Every year London's Design Museum holds a competition to decide the Designs of the Year. First there is a long list, then a short list and then the big winner. It's a celebration of the best in global designs.
It's also a favourite TreeHugger game to guess the big winner (we've been right every year), but first, the nominees are...Experts have nominated innovative and remarkable designs in seven categories: Architecture, Digital, Fashion, Furniture, Graphics, Product and Transport.
Product DesignThe winner of the most bizarre nominee, under Product, has to be the Mine Kafon, a wind-powered land-mine clearing device that costs only $40 to make.
Made of bamboo sticks exploding out of a plastic centre with an integrated GPS device, it rolls over the land, deactivating mines and keeping check of clean paths. The Olympic torch is nominated, as is perennial nominee Yves Béhar for his Jawbone JAMBOX (wireless speaker). The lovely and simple Learning Thermostat was nominated too.
Furniture DesignFurniture is always a strong category. The Textile Field at London's Victoria and Albert Museum by those favourites the Bouroullec brothers was on the list, a chair by Edward Barber & Jay Osgerby (that's three nominations for them) and the delicate balsa wood chair by Kihyun Kim.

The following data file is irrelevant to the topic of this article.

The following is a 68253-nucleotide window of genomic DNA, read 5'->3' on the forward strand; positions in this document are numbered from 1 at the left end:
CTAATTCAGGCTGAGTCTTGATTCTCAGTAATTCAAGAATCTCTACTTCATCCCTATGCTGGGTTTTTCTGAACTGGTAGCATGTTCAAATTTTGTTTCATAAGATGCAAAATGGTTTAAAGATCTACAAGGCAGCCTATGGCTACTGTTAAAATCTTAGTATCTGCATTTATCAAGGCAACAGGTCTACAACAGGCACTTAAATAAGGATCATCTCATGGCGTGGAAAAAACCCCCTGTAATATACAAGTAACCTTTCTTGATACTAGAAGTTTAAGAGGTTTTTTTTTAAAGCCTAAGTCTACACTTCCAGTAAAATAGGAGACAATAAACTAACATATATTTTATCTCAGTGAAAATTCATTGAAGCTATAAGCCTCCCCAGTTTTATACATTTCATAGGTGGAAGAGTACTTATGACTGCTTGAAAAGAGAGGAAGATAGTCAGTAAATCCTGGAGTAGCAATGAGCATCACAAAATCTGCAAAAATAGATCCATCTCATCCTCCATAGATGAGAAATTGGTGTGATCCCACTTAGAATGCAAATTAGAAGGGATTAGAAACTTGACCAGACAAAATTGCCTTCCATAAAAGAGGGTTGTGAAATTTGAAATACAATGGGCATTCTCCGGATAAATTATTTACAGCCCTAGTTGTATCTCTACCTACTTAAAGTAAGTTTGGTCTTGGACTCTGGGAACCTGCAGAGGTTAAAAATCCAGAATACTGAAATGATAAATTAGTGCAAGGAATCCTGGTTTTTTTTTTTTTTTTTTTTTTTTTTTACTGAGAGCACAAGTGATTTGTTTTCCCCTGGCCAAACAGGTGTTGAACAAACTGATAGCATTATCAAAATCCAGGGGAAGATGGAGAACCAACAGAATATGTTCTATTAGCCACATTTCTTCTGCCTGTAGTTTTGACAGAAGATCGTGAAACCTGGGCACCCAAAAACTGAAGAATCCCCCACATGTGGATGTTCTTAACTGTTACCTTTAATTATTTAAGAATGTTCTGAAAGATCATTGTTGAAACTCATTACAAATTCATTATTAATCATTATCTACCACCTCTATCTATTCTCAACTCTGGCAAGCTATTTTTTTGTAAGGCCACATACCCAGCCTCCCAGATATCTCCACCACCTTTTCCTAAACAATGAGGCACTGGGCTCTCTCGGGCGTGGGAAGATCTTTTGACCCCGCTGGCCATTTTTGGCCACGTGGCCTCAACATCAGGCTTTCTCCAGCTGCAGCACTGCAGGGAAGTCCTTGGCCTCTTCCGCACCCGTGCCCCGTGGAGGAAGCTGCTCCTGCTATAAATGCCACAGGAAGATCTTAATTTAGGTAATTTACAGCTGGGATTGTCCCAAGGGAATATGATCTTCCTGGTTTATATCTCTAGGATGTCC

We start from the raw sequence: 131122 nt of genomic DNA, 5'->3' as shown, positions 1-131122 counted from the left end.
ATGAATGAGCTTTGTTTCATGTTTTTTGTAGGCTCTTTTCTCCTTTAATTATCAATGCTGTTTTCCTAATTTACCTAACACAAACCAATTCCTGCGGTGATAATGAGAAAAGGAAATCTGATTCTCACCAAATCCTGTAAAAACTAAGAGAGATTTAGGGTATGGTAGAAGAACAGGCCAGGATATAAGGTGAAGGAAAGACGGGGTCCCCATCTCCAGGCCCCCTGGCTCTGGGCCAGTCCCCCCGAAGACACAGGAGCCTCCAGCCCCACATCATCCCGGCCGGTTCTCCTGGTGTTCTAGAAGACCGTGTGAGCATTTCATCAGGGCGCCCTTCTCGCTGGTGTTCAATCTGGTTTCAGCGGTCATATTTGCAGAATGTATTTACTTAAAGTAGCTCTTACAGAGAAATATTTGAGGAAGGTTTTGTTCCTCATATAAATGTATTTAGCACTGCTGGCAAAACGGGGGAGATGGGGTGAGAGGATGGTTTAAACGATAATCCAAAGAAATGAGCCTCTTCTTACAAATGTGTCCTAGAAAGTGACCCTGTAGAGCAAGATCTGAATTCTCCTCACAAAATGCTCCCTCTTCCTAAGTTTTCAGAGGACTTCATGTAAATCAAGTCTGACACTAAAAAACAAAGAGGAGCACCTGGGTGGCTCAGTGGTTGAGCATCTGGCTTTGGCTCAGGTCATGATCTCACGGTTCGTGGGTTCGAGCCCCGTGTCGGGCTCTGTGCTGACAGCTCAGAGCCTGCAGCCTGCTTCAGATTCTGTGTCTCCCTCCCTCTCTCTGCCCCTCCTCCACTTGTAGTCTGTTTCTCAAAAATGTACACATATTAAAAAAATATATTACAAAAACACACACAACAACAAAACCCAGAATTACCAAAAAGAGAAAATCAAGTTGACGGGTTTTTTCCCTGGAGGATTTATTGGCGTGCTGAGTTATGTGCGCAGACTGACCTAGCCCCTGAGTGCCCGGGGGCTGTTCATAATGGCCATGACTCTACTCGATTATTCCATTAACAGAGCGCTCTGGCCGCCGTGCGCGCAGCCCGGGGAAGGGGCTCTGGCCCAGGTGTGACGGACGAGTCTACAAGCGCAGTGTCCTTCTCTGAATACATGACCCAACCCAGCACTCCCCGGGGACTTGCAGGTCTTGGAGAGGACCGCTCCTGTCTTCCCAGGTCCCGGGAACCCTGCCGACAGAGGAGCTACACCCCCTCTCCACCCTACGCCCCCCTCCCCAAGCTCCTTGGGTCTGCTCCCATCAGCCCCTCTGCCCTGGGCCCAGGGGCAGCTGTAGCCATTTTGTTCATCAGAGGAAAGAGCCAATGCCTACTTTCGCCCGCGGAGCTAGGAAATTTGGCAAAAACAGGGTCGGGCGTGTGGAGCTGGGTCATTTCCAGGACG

Digital DesignDigital includes the Guardian iPad edition, Letter to Jane, Portland, USA and The Stanley Parable, California, USA.
Fashion includes the "Alexander McQueen: Savage Beauty" show at New York's Metropolitan Museum, the Duchess of Cambridge’s Wedding Dress (no surprise on the winner in this category then), and Vivienne Westwood's Ethical Fashion Africa Collection ( a worthy choice).
In the Architecture area, the very ecological (and only Olympic building to be nominated) Olympic Velodrome was nominated, as was Maggie's Centre (a beautiful and sensitively designed hospice), and the Guangzhou Opera House, in Guangzhou, China by Zaha Hadid.
In the Transport area, the Auto Lib car sharing system in Paris is on the list, as is the T27 Electric Car, and Bike Hanger-Bicycle Storage from a New York-based Manifesto Architecture, but built in Seoul.
The whole list is on the Museum's website.